TIANJIN, Sept. 13 (Xinhua) -- Some 1,500 world business and political leaders gathered at the fourth Summer Davos forum here Monday to discuss how to maintain the momentum of the recovery while promoting sustained growth two years after the financial crisis sent the world economy into a recession.
"At this crucial juncture when the world economy is slowly recovering, the meeting will explore the way forward for future development," Premier Wen said during his keynote speech at the forum, which is also known as the Annual Meeting of the New Champions 2010.
As one of the foremost global business gatherings in Asia, the meeting, sponsored by the Geneva-based World Economic Forum (WEF), is being held in the Chinese port city of Tianjin till Wednesday, with the theme of "Driving Growth through Sustainability".
GROWTH SUSTAINABILITY IN FOCUS
The meeting would push forward cooperation and partnership among societies and leaders in an era of post-crisis recovery, with substantial contributions to provide the world with directions, ideas and solutions, said Klaus Schwab, founder and executive chairman of the WEF.
Although the world economy has been moving beyond the recession since the financial crisis in 2008, the market is still unstable and the future uncertain. The meeting tries to sort out a solution to avert a double-dip recession and deal with the transformational crisis.
The world economy still faces prominent systemic and structural risks as the impact of the financial crisis has not been fully eliminated, Wen said.
"The world economy has yet to enter a benign cycle of steady growth, and systemic and structural risks are still prominent," he said.
Wen urged the creation of conditions for sustainable development through structural reforms while continuing to energize the recovery, which is also the main topic at the meeting.
"Sustainability will be the key word for this Summer Davos. For our company or any world company, sustainability will be the key priority," said Eckhard Cordes, chairman of the Management Board and Chief Executive Officer of Metro Group.
Decision-makers have to cope with tremendous time pressure and the ever-increasing complexity of issues, he said.
"We must all focus on how to turn proposals into viable policies (at the Summer Davos this year)," said Schwab in an earlier meeting statement.
"We have to continue to venture to new horizons, reflecting the world as it integrates new players," he said, as the meeting would also touch upon other important issues, such as emerging economies and exploration into new markets.
The trend of shifting the global economic development to Asia is ongoing, and developing economies will continue to make contributions to the global economic recovery, said Chinese Vice Foreign Minister Cui Tiankai during a panel discussion.
Developing countries are playing an increasingly greater role in regional cooperation, which is a historic development, a more equitable and balanced development, and "we should certainly welcome that," Cui said.
CHINA'S PATH IN POST-CRISIS ERA
According to Wen, the fast economic stabilization and rapid economic growth of China and other major developing countries have greatly boosted international confidence in overcoming the financial crisis and provided a strong impetus to world economic growth.
China's early rebound and its fast expanding economy has attracted global attention at the meeting, especially its future path in this post-crisis era.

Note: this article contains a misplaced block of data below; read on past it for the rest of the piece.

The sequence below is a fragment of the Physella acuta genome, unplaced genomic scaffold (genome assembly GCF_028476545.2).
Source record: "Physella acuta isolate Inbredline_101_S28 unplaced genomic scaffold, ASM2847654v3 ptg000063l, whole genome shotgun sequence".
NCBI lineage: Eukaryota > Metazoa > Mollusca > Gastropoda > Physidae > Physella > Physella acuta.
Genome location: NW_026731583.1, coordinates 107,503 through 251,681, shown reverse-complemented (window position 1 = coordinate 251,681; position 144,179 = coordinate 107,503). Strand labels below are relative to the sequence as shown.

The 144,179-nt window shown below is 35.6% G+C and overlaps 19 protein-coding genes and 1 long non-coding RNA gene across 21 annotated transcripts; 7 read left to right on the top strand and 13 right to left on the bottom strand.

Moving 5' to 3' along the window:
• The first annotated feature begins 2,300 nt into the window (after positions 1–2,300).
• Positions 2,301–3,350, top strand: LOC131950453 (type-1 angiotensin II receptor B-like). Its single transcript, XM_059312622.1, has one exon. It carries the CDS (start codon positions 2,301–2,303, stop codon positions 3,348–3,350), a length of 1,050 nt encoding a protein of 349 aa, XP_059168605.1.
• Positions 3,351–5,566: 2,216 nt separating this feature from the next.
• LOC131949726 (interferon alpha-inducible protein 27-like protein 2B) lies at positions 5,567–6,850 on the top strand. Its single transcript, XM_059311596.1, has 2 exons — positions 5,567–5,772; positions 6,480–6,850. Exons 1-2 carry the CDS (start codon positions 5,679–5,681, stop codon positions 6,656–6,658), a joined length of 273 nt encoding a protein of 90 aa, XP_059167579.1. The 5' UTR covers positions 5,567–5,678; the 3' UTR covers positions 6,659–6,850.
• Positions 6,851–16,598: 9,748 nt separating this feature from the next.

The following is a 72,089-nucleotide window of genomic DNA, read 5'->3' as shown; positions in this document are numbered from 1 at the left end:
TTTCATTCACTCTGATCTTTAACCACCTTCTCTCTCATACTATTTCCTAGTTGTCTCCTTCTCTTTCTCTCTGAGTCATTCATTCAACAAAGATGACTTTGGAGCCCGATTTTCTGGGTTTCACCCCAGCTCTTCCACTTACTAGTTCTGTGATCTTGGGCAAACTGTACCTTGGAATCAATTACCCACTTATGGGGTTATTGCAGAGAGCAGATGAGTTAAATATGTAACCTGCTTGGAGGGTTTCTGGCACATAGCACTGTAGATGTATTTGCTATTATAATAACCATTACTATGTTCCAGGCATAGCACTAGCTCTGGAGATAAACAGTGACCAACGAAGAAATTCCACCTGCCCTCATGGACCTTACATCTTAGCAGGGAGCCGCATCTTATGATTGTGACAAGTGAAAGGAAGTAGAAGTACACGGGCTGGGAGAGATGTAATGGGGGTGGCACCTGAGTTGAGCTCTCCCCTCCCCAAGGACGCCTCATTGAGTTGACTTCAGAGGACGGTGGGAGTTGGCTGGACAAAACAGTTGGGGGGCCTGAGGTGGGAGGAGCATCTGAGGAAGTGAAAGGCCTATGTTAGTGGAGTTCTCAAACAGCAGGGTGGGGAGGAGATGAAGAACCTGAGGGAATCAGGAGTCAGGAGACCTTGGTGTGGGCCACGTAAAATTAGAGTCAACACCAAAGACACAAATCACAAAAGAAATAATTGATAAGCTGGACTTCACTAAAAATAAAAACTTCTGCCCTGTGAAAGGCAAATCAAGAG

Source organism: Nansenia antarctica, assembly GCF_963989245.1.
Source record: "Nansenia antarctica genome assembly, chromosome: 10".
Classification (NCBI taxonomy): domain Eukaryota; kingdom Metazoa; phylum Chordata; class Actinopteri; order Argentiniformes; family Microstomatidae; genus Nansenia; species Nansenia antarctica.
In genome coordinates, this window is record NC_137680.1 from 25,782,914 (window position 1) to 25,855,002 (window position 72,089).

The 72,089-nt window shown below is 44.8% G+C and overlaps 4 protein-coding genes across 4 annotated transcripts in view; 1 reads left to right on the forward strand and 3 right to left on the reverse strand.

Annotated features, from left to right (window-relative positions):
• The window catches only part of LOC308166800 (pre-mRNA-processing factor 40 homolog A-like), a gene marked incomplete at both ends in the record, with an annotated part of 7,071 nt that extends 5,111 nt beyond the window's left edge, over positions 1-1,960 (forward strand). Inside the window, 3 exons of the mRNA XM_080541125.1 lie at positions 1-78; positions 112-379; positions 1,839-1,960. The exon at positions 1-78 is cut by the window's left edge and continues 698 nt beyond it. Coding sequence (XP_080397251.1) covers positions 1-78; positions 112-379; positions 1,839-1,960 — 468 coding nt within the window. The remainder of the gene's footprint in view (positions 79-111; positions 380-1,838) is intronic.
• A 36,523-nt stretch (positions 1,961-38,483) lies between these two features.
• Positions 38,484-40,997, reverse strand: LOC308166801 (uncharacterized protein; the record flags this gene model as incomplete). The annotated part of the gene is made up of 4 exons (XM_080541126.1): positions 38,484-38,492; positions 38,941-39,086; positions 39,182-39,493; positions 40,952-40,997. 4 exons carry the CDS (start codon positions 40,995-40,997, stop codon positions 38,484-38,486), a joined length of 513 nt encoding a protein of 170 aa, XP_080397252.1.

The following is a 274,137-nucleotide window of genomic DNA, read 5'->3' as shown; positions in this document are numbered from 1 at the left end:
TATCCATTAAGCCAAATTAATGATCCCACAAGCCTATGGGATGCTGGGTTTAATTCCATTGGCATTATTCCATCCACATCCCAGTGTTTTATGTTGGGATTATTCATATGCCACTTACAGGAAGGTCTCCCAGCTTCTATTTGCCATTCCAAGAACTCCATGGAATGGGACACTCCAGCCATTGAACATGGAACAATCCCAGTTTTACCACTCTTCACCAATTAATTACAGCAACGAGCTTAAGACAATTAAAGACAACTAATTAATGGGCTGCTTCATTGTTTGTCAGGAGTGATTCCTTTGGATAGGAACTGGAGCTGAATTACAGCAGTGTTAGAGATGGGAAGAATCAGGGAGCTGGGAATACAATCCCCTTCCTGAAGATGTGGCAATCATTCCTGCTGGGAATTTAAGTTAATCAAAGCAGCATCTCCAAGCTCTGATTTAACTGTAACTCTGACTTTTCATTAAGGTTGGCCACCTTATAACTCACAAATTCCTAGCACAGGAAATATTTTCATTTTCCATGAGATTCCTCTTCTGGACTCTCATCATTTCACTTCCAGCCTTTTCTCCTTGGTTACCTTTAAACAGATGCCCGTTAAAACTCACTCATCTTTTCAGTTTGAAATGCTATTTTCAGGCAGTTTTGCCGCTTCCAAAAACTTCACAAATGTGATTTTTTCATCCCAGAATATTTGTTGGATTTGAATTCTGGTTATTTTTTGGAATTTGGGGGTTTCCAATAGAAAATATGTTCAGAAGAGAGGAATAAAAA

The country has achieved an early economic rebound from the crisis, as its massive stimulus secured the country's sound momentum of economic development, with its economy expanding 9.1 percent in 2009 and 11.1 percent in the first half of 2010, Wen said.
"China's economy is now in good shape, featuring fast growth, structural improvement, rising employment and basic price stability," he said.
Domestic demand, especially consumption, has played an increasingly strong role in driving China's economic growth in the past two years, as the country has arranged to accelerate the transformation of the nation' s economic development pattern and economic restructuring, Wen said.
Wen focused on tackling problems in China's economy, such as unreasonable economic structuring, rising costs of resources and environmental constraints, uneven urban-rural and regional development and lack of coordination between economic and social development, he said.
China will also emphasize maintaining stable macro-economic control policies, according to Wen.
"While maintaining the continuity and stability of our policies, we will make macro-control measures more targeted and flexible to consolidate and strengthen the sound momentum of development," he said.
Further, new energy, aerospace, and other emerging industries will be the focus of China's next round of economic development, he added.
Wen also said that China is committed to creating an open and fair environment for foreign invested enterprises, as some foreign businesses have voiced concerns over a worsening business environment in China, which also faces challenges including rising costs and inflation.
He added that all foreign invested enterprises registered in China enjoy national treatment. In government procurement, China gives equal treatment to all products produced in China by foreign enterprises and Chinese enterprises, alike.
Participants at the meeting have also expressed optimism and commitment towards China's business environment.
Glenn Jordan, president of Coca-Cola's Pacific Group, said China is "extremely important", even as more local rivals are prepared to gain larger market shares with lower margins.
"We are committed to long-term growth and investment in China," Jordan said at a TV debate during the Summer Davos.